Meds: Flagyl, Cipro, Pred, AZA.. to no effect
Low Dose Naltrexone Nov 2007 - May 2014
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04-25-2013, 04:11 AM   #4
missy_moo
 
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I ended up in the emergency department and they thought I had blood clots in my lungs!! Blood tests revealed the pancreatitis. An ultrasound showed no signs of gallstones, inflamed gall bladder or bile duct. They had already booked for surgery as they assumed I had gallstones, so had to cancel that. A CT revealed the tail of my pancreas was swollen and less dense then the rest. They have no idea what caused it and just told stay away from fatty foods and alcohol.
My pain was under my left rib age and radiated to my back. I was so tired, nauseous, bloated and couldn't eat much at all.
04-25-2013, 07:10 AM   #5
MichelleLeigh
 
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I had pancreatitus in 2008 after gall stones. I had surgery to have my gall bladder removed, and the surgeon left stones lodged in my common bile duct. I went on for over a week like that before I went into septic shock. Horrible pain. It took me a year to recover and I lost 50 pounds. Definitely not something to mess around with!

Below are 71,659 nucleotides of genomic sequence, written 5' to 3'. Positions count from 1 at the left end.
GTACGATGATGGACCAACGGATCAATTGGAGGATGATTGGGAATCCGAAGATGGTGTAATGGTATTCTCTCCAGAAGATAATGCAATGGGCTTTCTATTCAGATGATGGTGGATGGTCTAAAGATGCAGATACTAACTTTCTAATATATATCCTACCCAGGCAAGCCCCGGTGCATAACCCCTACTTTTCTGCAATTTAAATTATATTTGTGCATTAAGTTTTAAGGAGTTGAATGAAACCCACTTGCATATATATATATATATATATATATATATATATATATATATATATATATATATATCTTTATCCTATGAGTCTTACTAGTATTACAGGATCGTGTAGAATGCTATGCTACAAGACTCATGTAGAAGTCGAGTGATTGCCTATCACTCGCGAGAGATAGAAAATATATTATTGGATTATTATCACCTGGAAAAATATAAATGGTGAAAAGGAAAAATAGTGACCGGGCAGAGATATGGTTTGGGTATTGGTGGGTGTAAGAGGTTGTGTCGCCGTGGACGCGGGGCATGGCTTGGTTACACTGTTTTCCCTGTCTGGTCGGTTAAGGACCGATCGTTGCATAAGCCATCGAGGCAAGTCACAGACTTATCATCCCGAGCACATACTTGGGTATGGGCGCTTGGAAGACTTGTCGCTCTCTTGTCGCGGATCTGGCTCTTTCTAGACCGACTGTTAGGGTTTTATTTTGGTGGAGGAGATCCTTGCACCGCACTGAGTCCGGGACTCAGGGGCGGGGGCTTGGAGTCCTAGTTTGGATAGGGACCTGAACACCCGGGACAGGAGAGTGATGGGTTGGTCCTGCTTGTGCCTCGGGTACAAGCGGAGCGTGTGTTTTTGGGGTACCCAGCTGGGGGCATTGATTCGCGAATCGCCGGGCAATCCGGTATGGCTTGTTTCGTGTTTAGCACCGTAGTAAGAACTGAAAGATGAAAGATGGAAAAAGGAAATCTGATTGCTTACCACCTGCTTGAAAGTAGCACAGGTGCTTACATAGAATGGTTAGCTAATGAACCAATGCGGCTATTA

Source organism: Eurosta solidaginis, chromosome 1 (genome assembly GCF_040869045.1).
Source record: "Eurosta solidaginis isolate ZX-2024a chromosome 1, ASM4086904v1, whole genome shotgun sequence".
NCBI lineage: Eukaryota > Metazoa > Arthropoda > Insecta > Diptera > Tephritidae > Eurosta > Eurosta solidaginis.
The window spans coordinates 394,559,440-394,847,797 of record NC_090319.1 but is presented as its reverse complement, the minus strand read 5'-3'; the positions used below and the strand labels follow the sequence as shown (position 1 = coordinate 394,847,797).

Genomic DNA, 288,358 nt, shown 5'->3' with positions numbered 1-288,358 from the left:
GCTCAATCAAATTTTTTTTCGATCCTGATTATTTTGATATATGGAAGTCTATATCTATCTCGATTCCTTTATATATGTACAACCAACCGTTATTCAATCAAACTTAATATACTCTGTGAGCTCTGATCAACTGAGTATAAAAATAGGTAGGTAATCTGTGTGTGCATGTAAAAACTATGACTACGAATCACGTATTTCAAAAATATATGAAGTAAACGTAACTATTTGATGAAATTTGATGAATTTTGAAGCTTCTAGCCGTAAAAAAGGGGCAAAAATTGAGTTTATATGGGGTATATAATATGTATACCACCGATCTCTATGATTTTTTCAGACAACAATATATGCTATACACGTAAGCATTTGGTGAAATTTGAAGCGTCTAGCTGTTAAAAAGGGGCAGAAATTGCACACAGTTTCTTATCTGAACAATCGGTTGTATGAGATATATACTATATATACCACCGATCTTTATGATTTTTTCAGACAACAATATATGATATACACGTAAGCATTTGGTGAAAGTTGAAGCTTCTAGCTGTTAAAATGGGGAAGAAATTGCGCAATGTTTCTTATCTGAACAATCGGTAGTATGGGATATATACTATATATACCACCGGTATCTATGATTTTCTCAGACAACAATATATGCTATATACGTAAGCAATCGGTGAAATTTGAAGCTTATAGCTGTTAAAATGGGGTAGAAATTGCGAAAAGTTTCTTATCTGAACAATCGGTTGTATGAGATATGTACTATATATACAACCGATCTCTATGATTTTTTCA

04-25-2013, 03:31 PM   #6
Kev
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A dear friend (who doesn't have IBD) went in for routine gallbladder surgery. The surgeon nicked the bile duct, but didn't notice it. I almost lost another friend. It's a good reminder that... despite what all the surgeons may think.. they aren't infallible, and they tend to bury their mistakes. Surgery should alwayss be considered a last resort. It might be the last decision you ever make.